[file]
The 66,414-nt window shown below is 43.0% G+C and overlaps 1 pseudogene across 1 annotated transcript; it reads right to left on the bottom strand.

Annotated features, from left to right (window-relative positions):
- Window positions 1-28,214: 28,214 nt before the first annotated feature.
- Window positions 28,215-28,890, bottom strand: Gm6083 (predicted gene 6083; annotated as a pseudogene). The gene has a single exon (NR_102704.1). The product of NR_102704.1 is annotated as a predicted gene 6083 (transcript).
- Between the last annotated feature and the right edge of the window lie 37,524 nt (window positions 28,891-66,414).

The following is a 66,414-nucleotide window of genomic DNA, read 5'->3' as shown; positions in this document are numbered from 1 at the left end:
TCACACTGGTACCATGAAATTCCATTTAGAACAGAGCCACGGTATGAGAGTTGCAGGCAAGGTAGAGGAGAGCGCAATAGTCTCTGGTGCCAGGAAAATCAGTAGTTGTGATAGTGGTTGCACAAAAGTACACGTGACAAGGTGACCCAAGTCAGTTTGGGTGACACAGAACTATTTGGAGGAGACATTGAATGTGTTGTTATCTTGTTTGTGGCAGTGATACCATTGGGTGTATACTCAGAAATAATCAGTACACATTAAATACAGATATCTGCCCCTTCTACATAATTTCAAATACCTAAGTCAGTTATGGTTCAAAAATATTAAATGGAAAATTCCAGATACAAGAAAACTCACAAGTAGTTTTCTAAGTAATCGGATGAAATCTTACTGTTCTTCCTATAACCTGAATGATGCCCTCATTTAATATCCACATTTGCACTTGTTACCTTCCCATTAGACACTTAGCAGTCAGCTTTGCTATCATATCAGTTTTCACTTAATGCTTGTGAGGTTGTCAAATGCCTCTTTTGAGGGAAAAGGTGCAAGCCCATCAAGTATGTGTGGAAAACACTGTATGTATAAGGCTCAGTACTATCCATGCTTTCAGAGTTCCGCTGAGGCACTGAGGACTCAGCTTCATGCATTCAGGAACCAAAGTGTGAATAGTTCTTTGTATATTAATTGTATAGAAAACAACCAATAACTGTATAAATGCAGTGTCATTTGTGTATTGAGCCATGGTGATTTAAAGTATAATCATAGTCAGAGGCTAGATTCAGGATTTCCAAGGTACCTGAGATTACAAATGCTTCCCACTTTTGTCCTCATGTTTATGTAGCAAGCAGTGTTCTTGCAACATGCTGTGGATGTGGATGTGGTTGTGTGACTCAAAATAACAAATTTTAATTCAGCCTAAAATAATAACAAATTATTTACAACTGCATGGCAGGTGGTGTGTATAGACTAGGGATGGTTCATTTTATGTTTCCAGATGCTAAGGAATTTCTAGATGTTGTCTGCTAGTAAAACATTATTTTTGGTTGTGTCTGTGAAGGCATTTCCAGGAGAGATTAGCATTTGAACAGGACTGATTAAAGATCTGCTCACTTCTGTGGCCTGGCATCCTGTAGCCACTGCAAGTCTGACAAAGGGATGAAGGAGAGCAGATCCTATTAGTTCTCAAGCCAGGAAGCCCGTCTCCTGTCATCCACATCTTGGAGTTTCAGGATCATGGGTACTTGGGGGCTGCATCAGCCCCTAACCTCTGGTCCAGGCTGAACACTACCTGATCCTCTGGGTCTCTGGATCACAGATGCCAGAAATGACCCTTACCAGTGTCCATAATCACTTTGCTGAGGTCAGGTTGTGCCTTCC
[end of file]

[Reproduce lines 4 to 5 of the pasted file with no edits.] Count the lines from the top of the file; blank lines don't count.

- Window positions 28,215-28,890, bottom strand: Gm6083 (predicted gene 6083; annotated as a pseudogene). The gene has a single exon (NR_102704.1). The product of NR_102704.1 is annotated as a predicted gene 6083 (transcript).
- Between the last annotated feature and the right edge of the window lie 37,524 nt (window positions 28,891-66,414).